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Theater Review: 'Eurydice' At A Noise Within

Katie Buenneke |
May 11, 2013 | 7:28 p.m. PDT

Theater Editor

Eurydice (Jules Willcox) and her father (Geoff Elliott) share a tender moment. Photo by Craig Schwartz.
Eurydice (Jules Willcox) and her father (Geoff Elliott) share a tender moment. Photo by Craig Schwartz.
Once upon a time, a woman married a man. They loved each other very much, but one day the woman was abducted and taken to the underworld. The man, driven by his boundless love for her, makes his way down to bring his wife back to the world of the living. Before they safely make it back, though, he looks at her, invalidating his bargain for her safe transport.

If this story sounds familiar, it's not without reason. The tale of Orpheus and Eurydice dates back to Greek mythology, and it has been adapted countless times in countless media over the years. In 2003, playwright Sarah Ruhl ("In the Next Room (or The Vibrator Play)," "Dead Man's Cell Phone") penned her own adaptation, which is currently being produced at A Noise Within in Pasadena.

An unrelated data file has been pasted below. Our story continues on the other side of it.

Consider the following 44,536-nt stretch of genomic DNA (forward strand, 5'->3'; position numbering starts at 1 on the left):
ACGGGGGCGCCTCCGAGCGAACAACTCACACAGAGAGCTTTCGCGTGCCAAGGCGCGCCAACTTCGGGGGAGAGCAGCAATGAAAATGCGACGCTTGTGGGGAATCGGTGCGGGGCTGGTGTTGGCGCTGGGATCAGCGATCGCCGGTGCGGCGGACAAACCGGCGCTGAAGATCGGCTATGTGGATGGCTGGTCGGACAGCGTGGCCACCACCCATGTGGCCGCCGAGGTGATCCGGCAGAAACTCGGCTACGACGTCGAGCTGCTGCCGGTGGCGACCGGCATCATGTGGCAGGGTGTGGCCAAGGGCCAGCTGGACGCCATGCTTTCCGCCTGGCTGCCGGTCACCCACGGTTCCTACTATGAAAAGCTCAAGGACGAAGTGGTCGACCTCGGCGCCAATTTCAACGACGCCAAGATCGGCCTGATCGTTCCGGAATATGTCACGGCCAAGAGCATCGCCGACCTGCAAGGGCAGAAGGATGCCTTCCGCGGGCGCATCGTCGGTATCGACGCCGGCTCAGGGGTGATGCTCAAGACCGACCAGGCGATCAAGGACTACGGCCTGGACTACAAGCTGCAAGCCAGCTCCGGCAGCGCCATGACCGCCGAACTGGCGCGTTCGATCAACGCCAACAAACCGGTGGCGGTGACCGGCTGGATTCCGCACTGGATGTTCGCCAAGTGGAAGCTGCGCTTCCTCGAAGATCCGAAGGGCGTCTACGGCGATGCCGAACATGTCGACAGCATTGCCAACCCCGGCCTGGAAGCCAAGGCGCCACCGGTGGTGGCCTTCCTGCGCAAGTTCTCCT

In this version, Eurydice (Jules Willcox) is tricked by A Nasty Interesting Man (Ryan Vincent Anderson) on the night of her wedding to Orpheus (Graham Sibley). Drawn in by the prospect of a letter from her dead father (Geoff Elliott), Eurydice accidentally falls into the Underworld, where her father tries to help her remember the things she's forgotten as a result of being dipped in the river.

Willcox, Sibley, and Elliott all make sympathetic protagonists in the odd world Ruhl has created. Elliott, who also directs, makes a compelling figure out of Eurydice's father, a character who does not exist in the traditional myth. His strong paternal love for his daughter is evident, and it makes Eurydice's struggle between choosing to stay with her father or return to Eurydice that much more challenging. Willcox paints that struggle easily, and Sibley devoted Orpheus makes her decision all the more difficult.

The show's aesthetic elements, though minimalistic, effectively add to the play's off-kilter setting. Jeanine A. Ringer's scenic design, which paints the underworld in a symphony of blue, is particularly striking.

While "Eurydice" is certainly not a traditional take on the classic myth, A Noise Within's production of Sarah Ruhl's adaptation provides an engaging take on the thought processes of the titular heroine.

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"Eurydice" plays at A Noise Within (3352 East Foothill Blvd, Pasadena, CA) through May 19. Tickets are $40-$60. More information can be found at ANoiseWithin.org.



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